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Nitesh Patel
Finance | Financial advice

By Nitesh Patel

Youíve been accumulating assets and saving since entering the workforce. The question is: Do you have a plan in place for these assets after your death? If youíre like most people, you donít think you need an estate plan. Do any of these reasons sound familiar?

I donít have enough assets to worry about estate taxes.

Forget taxes for a minute. There are a number of non-tax reasons for estate planning. If you have not done any planning, state law determines where your assets will pass when you die. There is no guarantee the legal system will make the same decisions you would have made. Putting your directions in your estate plan is the only way to ensure that your wishes are followed.

Letís assume assets would be distributed just as you would like. There are still several reasons to plan. First, in your will you can determine who will handle your estate when you die Ė called the personal representative. A will also allows parents to nominate who will take care of their minor children. Although the court makes the final appointment, naming a guardian ensures your wishes are known, and in most cases, followed.

I already have a will.

Some situations are more complex and may require more than a will. Non-traditional family dynamics, tax planning issues and privacy concerns might be better handled through a trust. Marital property agreements clarify ownership of marital and individual property. Even if your will plans for the distribution of property, donít forget to address incapacity. You should consider naming someone as the financial power of attorney to handle your monetary affairs. Also, consider naming someone to be your health care power of attorney to make health care decisions should you be unable to make them yourself.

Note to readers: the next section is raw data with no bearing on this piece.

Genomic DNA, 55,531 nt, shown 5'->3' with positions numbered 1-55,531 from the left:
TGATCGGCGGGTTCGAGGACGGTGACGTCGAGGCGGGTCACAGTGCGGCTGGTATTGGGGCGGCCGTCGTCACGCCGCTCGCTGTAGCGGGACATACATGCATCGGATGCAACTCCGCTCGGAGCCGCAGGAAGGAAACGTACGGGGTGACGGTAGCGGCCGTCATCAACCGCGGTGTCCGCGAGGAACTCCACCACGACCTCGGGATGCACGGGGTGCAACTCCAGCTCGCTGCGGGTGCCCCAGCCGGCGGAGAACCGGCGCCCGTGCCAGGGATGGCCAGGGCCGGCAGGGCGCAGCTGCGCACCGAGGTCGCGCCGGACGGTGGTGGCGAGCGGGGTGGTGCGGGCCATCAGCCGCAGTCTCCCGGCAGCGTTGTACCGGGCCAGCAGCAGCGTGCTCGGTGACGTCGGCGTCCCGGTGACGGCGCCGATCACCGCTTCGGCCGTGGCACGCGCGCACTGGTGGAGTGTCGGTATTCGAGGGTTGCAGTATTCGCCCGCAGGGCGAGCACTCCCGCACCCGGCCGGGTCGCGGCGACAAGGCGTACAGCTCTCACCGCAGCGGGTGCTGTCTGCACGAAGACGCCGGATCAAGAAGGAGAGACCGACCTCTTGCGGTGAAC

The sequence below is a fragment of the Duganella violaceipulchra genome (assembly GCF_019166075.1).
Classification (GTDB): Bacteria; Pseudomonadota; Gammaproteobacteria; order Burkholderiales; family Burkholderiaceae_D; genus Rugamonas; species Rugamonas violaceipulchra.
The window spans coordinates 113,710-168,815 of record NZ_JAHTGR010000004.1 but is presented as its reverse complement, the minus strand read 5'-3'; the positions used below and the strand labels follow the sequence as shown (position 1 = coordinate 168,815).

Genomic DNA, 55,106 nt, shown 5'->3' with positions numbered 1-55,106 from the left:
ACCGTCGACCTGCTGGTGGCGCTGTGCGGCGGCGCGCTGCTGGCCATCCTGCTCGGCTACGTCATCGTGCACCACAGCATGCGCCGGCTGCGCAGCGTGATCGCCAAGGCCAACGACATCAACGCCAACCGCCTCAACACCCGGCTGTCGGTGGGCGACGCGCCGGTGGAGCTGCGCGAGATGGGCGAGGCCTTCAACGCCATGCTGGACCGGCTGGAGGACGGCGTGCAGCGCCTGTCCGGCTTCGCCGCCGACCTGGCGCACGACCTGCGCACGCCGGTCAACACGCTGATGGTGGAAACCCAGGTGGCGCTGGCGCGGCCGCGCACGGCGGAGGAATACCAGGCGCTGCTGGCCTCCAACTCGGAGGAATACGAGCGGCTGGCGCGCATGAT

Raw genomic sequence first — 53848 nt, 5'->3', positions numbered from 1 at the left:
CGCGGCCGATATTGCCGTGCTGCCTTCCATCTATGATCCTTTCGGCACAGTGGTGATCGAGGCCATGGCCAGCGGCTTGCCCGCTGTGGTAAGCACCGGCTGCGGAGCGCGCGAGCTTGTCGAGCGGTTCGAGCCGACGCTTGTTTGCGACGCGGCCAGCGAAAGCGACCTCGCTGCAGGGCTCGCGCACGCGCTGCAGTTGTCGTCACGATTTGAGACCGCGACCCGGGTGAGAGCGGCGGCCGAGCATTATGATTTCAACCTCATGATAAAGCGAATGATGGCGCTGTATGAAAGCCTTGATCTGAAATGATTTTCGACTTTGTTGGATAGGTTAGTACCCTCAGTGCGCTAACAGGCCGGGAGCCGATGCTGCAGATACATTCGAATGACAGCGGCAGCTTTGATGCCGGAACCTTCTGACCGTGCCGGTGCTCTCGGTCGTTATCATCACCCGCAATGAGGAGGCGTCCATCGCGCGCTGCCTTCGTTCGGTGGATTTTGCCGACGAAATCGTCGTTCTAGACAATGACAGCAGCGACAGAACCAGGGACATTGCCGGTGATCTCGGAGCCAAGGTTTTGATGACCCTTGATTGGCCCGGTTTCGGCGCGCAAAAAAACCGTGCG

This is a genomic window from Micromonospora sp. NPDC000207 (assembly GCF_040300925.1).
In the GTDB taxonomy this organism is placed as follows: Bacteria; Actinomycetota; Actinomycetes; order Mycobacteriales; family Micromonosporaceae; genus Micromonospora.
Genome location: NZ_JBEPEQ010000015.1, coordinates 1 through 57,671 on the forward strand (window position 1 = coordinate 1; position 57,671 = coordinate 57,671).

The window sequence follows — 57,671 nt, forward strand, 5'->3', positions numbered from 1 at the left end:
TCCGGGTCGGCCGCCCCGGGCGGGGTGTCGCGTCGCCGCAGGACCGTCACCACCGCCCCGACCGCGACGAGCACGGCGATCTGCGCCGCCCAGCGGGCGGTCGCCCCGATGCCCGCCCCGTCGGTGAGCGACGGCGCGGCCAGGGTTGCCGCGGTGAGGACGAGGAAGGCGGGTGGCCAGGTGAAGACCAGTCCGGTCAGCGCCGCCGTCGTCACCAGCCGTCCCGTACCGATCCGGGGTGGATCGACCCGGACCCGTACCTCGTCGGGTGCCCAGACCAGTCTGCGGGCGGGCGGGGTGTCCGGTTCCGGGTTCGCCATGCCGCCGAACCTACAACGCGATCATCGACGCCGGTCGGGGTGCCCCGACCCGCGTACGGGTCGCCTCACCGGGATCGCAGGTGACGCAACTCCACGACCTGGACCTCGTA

The estate tax has been repealed.

Itís true the estate tax has been repealed, but so far only in 2010. Over the next several years, the amount that can be passed at death free of estate tax will increase and the estate tax rates will decrease. In 2010, the estate tax is repealed but is replaced with income or capital gains tax. The following year, the changes will ďsunsetĒ back to the original estate tax law of 2001. So, if you donít want your heirs to pay taxes on your estate, youíll have to die in 2010.

The future of the estate tax is uncertain at this point. However, without planning you have no assurance that your wishes will be followed or your goals accomplished. Itís better to put a plan in place and make changes as theyíre needed.

Because everyoneís situation is unique, it is important that you work with planning professionals to be sure your goals are met. Financial representatives and estate tax attorneys can help you prepare a plan that meets your objectives and helps reduce or eliminate taxes, create liquidity for any taxes that are due and help keep your estate intact for beneficiaries. More importantly, planning helps ensure that your affairs proceed properly when youíre no longer in control Ė perhaps the best peace-of-mind of all.

Nitesh Patel is a financial representative with the Northwestern Mutual Financial Network based in Clearwater for The Northwestern Mutual Life Insurance Company, Milwaukee, Wisconsin). To reach Patel, call (727) 799-3007 or e-mail

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